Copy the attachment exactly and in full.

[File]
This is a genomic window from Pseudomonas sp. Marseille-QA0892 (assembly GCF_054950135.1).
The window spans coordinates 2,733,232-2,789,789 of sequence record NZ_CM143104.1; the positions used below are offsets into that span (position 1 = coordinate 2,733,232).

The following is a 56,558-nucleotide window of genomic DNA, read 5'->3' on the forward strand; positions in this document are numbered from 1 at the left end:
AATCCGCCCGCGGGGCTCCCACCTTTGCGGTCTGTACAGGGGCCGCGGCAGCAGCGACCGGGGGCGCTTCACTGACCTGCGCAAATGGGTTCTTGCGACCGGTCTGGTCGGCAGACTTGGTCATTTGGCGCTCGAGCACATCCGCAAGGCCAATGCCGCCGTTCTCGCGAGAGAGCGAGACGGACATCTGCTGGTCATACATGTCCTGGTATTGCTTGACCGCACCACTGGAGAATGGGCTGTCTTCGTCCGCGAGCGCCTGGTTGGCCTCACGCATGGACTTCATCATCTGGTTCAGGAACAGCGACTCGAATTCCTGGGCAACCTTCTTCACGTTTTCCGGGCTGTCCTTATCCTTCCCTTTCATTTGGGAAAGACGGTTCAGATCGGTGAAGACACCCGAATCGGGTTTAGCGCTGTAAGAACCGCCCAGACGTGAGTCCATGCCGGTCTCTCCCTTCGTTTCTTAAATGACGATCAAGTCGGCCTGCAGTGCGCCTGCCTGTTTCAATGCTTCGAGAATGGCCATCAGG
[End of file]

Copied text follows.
This is a genomic window from Pseudomonas sp. Marseille-QA0892 (assembly GCF_054950135.1).
The window spans coordinates 2,733,232-2,789,789 of sequence record NZ_CM143104.1; the positions used below are offsets into that span (position 1 = coordinate 2,733,232).

The following is a 56,558-nucleotide window of genomic DNA, read 5'->3' on the forward strand; positions in this document are numbered from 1 at the left end:
AATCCGCCCGCGGGGCTCCCACCTTTGCGGTCTGTACAGGGGCCGCGGCAGCAGCGACCGGGGGCGCTTCACTGACCTGCGCAAATGGGTTCTTGCGACCGGTCTGGTCGGCAGACTTGGTCATTTGGCGCTCGAGCACATCCGCAAGGCCAATGCCGCCGTTCTCGCGAGAGAGCGAGACGGACATCTGCTGGTCATACATGTCCTGGTATTGCTTGACCGCACCACTGGAGAATGGGCTGTCTTCGTCCGCGAGCGCCTGGTTGGCCTCACGCATGGACTTCATCATCTGGTTCAGGAACAGCGACTCGAATTCCTGGGCAACCTTCTTCACGTTTTCCGGGCTGTCCTTATCCTTCCCTTTCATTTGGGAAAGACGGTTCAGATCGGTGAAGACACCCGAATCGGGTTTAGCGCTGTAAGAACCGCCCAGACGTGAGTCCATGCCGGTCTCTCCCTTCGTTTCTTAAATGACGATCAAGTCGGCCTGCAGTGCGCCTGCCTGTTTCAATGCTTCGAGAATGGCCATCAGG